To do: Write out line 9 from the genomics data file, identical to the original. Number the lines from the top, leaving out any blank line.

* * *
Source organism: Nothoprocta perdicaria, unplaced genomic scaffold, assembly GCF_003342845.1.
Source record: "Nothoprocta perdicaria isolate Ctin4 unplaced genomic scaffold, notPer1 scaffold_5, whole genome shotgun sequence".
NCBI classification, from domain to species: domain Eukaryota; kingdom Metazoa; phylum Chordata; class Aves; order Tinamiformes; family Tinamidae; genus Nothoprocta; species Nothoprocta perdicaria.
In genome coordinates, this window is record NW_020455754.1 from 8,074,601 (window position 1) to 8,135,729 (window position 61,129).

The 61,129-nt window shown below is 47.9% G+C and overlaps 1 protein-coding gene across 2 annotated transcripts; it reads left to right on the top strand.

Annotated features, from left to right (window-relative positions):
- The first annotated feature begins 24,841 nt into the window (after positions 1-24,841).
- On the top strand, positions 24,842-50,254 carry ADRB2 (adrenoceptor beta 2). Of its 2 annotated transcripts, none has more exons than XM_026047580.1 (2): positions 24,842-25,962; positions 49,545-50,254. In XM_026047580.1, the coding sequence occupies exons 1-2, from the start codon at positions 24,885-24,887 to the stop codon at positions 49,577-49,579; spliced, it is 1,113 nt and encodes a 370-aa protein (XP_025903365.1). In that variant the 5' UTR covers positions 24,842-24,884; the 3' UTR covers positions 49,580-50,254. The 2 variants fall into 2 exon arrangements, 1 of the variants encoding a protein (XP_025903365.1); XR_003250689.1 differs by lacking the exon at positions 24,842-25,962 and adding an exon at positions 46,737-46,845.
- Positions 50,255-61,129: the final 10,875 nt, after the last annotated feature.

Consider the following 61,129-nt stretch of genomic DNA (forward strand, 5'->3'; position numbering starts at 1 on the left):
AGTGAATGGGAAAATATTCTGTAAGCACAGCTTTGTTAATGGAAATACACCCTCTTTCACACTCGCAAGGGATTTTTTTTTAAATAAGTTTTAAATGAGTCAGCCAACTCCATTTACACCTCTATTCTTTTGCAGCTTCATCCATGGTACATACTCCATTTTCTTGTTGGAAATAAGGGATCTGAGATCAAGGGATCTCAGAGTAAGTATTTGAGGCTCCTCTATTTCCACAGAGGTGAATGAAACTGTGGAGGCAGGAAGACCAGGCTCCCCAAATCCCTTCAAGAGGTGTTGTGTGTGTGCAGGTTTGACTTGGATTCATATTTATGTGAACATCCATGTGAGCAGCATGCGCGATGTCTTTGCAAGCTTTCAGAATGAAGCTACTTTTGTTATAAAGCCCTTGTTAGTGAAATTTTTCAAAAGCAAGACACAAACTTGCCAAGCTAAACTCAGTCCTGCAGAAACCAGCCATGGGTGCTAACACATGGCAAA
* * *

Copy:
- Positions 50,255-61,129: the final 10,875 nt, after the last annotated feature.